On this day, we are pleased to post this essay by Lucas Morel, Class of 1960 Professor of Ethics and Politics at Washington and Lee University, who considers the lasting legacy of King’s great speech:
Equality, Fairness and Brotherhood: Common Ground for the Nation’s Diverse Citizenry
August 28th, 2013, marks the 50th anniversary of Martin Luther King Jr.’s “I Have a Dream” speech,” which ranks among the most famous speeches of the 20th century. Delivered on the steps of the Lincoln Memorial, King’s keynote address was heard by over a quarter million people gathered for the March on Washington for Jobs and Freedom. King declared that the goals of the modern Civil Rights Movement were simply “to make real the promises of democracy,” which he found in the Constitution and the Declaration of Independence. What he called “a dream deeply rooted in the American dream” was based upon a faith, both biblical and constitutional, that “one day this nation will rise up and live out the true meaning of its creed—we hold these truths to be self-evident, that all men are created equal.”
With only five blacks serving in Congress, and riots mounting that summer of 1963, the 34-year-old Baptist preacher had faith that the white American majority would do right by the Constitution and their consciences. This they did, most notably by passing the Civil Rights Act the following summer and the Voting Rights Act of 1965. To be sure, a legislative full press by President (and former Senate majority leader) Lyndon B. Johnson was instrumental to their passage, pursued as a tribute to the slain President John F. Kennedy, who lobbied for a major Civil Rights bill in June 1963. But King’s televised speech kept the “citizenship rights” of black Americans on the national agenda, and thus paved the way for the passage of serious civil rights legislation for the first time in almost a hundred years.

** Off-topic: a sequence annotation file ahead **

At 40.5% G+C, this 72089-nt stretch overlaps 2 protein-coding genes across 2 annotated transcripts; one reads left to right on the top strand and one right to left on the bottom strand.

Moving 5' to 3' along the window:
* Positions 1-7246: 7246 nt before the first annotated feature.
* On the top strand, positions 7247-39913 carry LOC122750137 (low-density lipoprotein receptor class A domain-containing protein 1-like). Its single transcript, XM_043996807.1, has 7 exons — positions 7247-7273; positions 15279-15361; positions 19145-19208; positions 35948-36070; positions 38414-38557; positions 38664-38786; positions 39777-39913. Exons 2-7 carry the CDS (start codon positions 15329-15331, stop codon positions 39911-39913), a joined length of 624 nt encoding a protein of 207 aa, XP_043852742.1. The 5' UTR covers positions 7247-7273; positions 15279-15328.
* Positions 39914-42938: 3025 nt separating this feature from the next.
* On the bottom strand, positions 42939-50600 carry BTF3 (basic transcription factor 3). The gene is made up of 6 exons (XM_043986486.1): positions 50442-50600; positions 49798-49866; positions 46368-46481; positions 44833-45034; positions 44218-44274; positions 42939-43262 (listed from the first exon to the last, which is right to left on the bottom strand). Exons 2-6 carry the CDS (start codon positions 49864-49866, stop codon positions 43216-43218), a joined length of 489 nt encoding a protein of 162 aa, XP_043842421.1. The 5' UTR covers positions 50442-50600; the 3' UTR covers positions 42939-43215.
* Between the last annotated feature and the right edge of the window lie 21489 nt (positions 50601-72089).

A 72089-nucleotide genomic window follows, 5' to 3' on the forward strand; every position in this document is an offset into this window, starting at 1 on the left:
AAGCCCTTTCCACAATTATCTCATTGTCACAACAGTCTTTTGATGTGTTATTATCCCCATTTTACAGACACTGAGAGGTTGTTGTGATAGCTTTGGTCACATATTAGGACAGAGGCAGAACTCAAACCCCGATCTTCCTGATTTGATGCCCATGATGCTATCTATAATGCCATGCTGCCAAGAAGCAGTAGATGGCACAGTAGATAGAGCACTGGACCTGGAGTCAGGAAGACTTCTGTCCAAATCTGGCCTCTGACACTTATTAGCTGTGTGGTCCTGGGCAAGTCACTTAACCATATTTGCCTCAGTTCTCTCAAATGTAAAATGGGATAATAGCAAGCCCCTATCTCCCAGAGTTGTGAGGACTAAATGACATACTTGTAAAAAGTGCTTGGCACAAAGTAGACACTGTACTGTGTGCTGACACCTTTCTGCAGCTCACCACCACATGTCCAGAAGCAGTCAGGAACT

No aspect of King’s dream has provoked more controversy than his hope that his children “will one day live in a nation where they will not be judged by the color of their skin but by the content of their character.” Fifty years later, with affirmative action still debated in the highest court of the land, Americans remain divided over the relevance of race in securing equality under the law. Arguing that the Constitution should be color-blind, Chief Justice John Roberts has written that “the way to stop discrimination on the basis of race is to stop discriminating on the basis of race.” But Justice Ruth Bader Ginsburg counters that the Constitution is “color conscious to prevent discrimination being perpetuated and to undo the effects of past discrimination.” Simply put, should race be the measure of any person’s constitutional rights?
When King spoke the language of individual, God-given rights, he found common ground for the nation’s diverse citizenry to occupy without jeopardizing any individual’s opportunity to succeed through their own work and effort. But only a year after his “I Have a Dream” speech, King doubted that in his day, true equality before the law could be achieved without “compensatory consideration” for those deprived as a result of American slavery—a category of citizens that King argued would include millions of poor whites in addition to most blacks of his day. How does one reconcile King’s devotion to human equality and individual rights with his later call for a Bill of Rights for the Disadvantaged and a guaranteed annual income? His “I Have a Dream” Speech does not answer this question, but does make its appeal on the basis of traditional American principles of equality, fairness, and brotherhood. Only by respecting these did King believe Americans could “transform the jangling discords of our nation into a beautiful symphony of brotherhood.”Lucas E. Morel, Class of 1960 Professor of Ethics and Politics Washington and Lee University